Academic studies show that small and medium-sized towns are not inevitably disqualified by the processes of metropolisation and growth of big cities, but on the contrary tend to attract or to keep inhabitants and activities, to create jobs (in a difficult context of post-industrial economy) and to remain competitive, in different ways depending on highly contrasted trends and situations.
Analysis conducted by spatial planners, economists, geographers or historians can propose a global approach of changes in small and medium towns and lead to understand the kind of relationships they have with their surrounding territories, being rural or urban and the stakes local stakeholders have to tackle to implement development policies.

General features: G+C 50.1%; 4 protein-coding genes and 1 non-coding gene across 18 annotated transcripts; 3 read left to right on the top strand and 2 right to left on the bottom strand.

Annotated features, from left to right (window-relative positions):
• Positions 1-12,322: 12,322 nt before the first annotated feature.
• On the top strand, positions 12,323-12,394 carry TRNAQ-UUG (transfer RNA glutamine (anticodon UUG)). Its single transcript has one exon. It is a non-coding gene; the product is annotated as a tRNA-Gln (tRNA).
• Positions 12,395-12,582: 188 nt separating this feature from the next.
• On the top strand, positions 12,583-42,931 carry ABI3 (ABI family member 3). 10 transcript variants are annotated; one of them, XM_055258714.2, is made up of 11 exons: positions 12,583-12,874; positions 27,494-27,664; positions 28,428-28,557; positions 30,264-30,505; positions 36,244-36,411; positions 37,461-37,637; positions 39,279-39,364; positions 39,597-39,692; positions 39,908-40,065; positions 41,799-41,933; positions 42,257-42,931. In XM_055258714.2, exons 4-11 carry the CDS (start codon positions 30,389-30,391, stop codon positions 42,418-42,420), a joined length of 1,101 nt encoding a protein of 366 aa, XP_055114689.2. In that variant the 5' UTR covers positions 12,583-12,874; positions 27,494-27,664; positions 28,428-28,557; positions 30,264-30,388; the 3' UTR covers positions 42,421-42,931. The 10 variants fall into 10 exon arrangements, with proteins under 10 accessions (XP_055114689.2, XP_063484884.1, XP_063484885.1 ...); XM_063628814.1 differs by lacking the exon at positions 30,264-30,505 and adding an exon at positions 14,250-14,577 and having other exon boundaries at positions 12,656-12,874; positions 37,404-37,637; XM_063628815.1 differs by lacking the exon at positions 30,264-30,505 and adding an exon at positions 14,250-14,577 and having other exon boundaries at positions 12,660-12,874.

The discussions focus on four different aspects of small and medium-sized towns:
- Definition of attractiveness: multidisciplinary, comparative and diachronic approaches
- Issues of quality of life and residential attractiveness
- Functional changes: innovation and competitiveness
- The place of small towns in mobility and systems of flows.
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